It was announced today that Boston Celtic forward Kevin Garnett will be out for the rest of the season due to a knee injury. His accomplishments include being voted MVP of the 2003-04 season, NBA Defensive Player of the Year of the 2007-08 season and being named to twelve All-Star teams. He is also the all-time leader in NBA seasons played with averages of at least 20 points, 10 rebounds, and 5 assists per game.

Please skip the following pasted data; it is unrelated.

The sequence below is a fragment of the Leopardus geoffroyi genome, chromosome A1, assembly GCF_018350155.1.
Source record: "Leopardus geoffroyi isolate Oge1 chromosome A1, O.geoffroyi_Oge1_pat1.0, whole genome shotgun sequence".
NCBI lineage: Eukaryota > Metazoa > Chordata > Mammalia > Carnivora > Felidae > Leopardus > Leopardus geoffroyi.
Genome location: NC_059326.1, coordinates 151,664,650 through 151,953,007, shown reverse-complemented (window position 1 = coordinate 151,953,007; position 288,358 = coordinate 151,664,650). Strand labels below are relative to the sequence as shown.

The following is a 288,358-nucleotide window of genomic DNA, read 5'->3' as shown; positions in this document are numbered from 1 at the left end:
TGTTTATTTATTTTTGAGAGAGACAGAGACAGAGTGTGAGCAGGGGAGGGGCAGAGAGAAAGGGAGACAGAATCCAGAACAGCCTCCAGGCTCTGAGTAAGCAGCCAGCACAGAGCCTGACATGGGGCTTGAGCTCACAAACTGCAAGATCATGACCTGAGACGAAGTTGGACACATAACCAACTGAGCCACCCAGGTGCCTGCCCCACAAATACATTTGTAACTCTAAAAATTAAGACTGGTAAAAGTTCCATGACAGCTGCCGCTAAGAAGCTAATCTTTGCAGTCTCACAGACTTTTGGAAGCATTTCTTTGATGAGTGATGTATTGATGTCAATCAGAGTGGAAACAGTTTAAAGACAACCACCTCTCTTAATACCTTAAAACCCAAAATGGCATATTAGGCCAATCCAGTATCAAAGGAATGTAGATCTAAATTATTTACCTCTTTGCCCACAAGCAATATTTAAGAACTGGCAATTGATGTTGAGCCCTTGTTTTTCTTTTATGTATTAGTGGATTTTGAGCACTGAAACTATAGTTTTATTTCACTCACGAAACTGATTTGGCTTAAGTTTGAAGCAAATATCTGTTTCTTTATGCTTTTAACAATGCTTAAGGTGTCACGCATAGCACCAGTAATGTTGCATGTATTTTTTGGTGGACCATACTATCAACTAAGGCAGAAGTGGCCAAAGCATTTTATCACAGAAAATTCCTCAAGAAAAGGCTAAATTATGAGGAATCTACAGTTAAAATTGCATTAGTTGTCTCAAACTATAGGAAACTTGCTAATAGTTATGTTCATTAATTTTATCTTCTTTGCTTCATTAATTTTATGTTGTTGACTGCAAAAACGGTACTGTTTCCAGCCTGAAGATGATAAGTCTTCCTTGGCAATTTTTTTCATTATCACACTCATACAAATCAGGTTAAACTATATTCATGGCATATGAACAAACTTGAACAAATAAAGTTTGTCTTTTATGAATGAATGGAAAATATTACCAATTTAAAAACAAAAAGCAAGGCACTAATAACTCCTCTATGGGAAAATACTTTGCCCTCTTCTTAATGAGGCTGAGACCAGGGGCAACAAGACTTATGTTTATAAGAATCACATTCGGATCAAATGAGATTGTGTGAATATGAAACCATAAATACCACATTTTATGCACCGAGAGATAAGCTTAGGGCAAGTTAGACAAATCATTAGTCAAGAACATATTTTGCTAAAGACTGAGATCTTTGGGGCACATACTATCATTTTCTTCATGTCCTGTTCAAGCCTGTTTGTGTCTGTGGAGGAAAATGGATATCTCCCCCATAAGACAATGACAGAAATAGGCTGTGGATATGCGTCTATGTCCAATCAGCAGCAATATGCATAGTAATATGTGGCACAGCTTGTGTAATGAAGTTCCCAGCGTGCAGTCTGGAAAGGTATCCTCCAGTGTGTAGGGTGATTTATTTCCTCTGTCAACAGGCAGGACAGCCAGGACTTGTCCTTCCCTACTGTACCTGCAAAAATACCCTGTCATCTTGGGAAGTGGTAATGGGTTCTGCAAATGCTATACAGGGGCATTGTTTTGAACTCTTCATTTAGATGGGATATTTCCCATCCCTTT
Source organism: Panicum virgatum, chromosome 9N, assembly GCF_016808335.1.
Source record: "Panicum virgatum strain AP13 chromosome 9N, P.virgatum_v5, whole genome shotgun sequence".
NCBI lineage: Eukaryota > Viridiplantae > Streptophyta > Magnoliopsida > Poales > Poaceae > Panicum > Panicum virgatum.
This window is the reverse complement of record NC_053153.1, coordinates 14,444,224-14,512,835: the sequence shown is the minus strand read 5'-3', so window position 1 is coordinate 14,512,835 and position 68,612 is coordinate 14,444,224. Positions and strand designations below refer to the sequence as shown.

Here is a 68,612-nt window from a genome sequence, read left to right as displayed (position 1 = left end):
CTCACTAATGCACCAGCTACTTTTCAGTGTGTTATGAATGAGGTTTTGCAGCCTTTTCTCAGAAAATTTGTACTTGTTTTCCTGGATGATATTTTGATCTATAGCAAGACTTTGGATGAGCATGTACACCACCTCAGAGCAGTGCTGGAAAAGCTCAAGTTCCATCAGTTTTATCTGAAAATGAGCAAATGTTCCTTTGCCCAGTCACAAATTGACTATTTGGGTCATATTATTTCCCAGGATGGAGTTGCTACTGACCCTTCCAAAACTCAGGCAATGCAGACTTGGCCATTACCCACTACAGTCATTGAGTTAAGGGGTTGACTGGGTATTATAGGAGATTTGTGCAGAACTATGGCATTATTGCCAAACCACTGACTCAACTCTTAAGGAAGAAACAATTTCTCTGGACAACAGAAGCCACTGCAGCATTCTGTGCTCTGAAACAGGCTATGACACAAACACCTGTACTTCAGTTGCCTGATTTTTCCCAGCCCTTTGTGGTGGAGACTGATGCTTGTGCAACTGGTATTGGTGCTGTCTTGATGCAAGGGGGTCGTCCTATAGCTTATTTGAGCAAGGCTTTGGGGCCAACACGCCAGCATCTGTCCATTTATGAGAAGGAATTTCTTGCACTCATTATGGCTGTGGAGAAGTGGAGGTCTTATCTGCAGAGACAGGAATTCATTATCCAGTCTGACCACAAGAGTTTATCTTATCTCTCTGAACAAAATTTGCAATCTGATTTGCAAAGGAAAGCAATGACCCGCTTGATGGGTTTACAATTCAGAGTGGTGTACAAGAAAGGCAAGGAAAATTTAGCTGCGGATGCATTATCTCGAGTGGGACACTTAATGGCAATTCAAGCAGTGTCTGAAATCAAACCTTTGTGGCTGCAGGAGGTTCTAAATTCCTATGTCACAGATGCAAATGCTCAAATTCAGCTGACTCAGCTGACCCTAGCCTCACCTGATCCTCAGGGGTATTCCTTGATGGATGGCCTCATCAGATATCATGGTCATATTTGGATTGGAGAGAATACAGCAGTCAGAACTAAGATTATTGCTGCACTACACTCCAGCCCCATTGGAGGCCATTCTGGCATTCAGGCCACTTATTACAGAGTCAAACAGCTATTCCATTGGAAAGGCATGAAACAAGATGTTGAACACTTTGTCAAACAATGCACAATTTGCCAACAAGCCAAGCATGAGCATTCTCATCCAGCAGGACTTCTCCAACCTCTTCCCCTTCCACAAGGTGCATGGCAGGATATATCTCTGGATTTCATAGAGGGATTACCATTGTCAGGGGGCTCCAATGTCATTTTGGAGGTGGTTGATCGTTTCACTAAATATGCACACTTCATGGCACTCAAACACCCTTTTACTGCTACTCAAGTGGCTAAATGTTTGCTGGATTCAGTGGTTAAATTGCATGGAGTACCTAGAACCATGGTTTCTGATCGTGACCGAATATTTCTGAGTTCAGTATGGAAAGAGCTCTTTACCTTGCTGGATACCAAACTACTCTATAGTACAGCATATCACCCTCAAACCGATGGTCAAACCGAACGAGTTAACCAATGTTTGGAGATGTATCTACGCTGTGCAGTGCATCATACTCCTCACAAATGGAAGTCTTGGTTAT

Although he has a bone spur in his knee that will require minor surgery during the off season, the injury that is keeping him on the bench is a muscle strain, presumably of his quadriceps muscle. I thought this would be a good opportunity to explain the difference between a strain and a sprain, which confuses many people. A strain comes from an injury to a muscle or tendon (the thick fibrous band that attaches a muscle to a bone). It comes after a quick tear, twist or pull of a muscle caused by over contraction or stretching. Pain, weakness, or muscle twitching are frequent symptoms of strains. A sprain is an injury to the ligaments ( thick bands of cartilage that connects bone to bone) caused by a fall or outside force that pulls the surrounding joint beyond its normal range of movement. The degree of sprain can range from a stretched ligament to a completely torn ligament. Symptoms include pain with movement, swelling, bruising, and joint instability. Mild injuries of either type are treated with RICE therapy- rest, ice, compression, and elevation. More severe injuries may require immobilization or possibly surgery to restore function.